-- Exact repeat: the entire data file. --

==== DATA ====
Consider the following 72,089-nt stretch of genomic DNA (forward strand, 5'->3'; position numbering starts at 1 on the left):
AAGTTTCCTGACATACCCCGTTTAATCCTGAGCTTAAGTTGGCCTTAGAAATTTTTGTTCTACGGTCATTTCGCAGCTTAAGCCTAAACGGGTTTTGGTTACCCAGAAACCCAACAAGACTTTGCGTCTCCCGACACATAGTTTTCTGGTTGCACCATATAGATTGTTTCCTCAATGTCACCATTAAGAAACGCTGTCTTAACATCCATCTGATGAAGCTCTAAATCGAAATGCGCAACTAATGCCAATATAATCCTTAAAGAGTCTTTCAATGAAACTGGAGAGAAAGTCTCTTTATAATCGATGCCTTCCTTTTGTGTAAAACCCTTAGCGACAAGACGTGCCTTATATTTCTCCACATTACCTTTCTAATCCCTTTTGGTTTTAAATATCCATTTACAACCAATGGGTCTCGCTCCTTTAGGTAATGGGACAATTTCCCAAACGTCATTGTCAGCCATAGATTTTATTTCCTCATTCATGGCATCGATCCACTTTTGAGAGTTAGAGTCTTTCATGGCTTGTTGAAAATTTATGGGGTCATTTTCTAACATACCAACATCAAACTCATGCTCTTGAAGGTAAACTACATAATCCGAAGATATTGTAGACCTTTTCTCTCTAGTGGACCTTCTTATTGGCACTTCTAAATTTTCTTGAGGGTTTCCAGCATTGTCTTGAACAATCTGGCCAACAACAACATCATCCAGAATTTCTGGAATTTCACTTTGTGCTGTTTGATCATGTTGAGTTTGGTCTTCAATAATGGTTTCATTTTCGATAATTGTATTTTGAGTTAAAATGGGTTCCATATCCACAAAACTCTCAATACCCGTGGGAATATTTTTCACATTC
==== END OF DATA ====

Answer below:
Consider the following 72,089-nt stretch of genomic DNA (forward strand, 5'->3'; position numbering starts at 1 on the left):
AAGTTTCCTGACATACCCCGTTTAATCCTGAGCTTAAGTTGGCCTTAGAAATTTTTGTTCTACGGTCATTTCGCAGCTTAAGCCTAAACGGGTTTTGGTTACCCAGAAACCCAACAAGACTTTGCGTCTCCCGACACATAGTTTTCTGGTTGCACCATATAGATTGTTTCCTCAATGTCACCATTAAGAAACGCTGTCTTAACATCCATCTGATGAAGCTCTAAATCGAAATGCGCAACTAATGCCAATATAATCCTTAAAGAGTCTTTCAATGAAACTGGAGAGAAAGTCTCTTTATAATCGATGCCTTCCTTTTGTGTAAAACCCTTAGCGACAAGACGTGCCTTATATTTCTCCACATTACCTTTCTAATCCCTTTTGGTTTTAAATATCCATTTACAACCAATGGGTCTCGCTCCTTTAGGTAATGGGACAATTTCCCAAACGTCATTGTCAGCCATAGATTTTATTTCCTCATTCATGGCATCGATCCACTTTTGAGAGTTAGAGTCTTTCATGGCTTGTTGAAAATTTATGGGGTCATTTTCTAACATACCAACATCAAACTCATGCTCTTGAAGGTAAACTACATAATCCGAAGATATTGTAGACCTTTTCTCTCTAGTGGACCTTCTTATTGGCACTTCTAAATTTTCTTGAGGGTTTCCAGCATTGTCTTGAACAATCTGGCCAACAACAACATCATCCAGAATTTCTGGAATTTCACTTTGTGCTGTTTGATCATGTTGAGTTTGGTCTTCAATAATGGTTTCATTTTCGATAATTGTATTTTGAGTTAAAATGGGTTCCATATCCACAAAACTCTCAATACCCGTGGGAATATTTTTCACATTC